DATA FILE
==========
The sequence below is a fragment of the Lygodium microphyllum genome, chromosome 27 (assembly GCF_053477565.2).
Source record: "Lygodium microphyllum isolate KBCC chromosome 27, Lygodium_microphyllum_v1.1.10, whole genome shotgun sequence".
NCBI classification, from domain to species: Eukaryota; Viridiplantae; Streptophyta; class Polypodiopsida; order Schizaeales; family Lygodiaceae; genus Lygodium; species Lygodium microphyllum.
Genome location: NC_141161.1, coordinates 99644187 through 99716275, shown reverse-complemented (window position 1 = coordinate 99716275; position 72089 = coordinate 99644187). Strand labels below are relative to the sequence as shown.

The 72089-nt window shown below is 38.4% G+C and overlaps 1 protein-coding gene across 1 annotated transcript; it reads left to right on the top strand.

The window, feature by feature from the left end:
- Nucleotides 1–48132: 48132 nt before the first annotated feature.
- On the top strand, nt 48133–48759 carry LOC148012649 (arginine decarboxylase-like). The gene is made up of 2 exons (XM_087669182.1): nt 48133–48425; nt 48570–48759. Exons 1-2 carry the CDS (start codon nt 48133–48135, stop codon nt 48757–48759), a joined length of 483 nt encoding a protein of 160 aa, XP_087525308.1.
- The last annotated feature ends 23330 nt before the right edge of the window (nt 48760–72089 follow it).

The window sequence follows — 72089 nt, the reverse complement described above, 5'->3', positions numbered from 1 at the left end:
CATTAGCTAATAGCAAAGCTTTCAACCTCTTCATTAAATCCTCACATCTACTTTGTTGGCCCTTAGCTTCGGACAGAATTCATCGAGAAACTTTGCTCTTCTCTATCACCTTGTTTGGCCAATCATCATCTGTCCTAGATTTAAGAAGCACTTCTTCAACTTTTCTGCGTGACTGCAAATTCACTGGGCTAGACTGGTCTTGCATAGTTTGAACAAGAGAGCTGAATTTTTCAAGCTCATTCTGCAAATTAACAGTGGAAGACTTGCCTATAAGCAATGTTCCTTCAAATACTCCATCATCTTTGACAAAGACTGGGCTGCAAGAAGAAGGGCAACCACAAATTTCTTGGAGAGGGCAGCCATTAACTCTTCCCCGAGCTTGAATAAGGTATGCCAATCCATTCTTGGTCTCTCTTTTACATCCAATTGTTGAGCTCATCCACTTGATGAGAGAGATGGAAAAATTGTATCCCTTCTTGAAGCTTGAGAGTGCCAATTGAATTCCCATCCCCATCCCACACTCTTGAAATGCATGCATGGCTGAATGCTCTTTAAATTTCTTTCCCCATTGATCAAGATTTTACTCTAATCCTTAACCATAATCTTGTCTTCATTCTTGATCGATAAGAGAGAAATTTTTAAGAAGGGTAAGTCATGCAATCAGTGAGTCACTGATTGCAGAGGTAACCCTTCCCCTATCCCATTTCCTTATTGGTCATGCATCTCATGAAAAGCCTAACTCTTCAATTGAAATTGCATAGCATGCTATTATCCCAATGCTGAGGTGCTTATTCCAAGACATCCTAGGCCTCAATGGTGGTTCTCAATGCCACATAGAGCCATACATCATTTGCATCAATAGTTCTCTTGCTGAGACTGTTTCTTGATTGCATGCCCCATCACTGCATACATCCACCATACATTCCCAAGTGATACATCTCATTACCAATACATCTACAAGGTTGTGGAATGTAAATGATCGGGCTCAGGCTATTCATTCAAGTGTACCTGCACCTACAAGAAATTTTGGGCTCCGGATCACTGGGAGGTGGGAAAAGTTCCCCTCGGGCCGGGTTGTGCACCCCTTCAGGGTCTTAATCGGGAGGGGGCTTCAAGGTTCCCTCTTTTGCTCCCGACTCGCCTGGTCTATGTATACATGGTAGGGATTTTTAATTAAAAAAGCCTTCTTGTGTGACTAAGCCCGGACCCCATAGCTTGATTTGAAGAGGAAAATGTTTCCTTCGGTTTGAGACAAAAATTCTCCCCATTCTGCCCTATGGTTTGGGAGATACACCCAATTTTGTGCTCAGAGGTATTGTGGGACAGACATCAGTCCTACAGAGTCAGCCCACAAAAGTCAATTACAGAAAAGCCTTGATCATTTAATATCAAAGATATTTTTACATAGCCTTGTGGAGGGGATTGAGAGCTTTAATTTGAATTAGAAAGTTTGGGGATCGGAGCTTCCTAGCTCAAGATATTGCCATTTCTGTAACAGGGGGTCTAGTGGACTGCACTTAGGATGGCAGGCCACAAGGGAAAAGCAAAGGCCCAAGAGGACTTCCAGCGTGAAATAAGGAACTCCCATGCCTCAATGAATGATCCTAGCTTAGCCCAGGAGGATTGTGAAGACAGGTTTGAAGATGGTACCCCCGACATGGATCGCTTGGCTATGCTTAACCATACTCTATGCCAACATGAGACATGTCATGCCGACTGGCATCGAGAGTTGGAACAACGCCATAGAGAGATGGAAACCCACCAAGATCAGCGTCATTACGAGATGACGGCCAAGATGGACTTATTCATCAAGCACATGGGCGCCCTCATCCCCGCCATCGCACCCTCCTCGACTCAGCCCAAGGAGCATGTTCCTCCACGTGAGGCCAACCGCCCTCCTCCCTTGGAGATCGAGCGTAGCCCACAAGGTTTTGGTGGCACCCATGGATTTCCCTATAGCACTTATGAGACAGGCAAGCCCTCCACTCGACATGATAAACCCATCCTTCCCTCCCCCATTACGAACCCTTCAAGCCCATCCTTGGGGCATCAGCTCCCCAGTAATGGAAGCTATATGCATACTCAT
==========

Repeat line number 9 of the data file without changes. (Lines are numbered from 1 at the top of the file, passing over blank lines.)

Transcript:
- The last annotated feature ends 23330 nt before the right edge of the window (nt 48760–72089 follow it).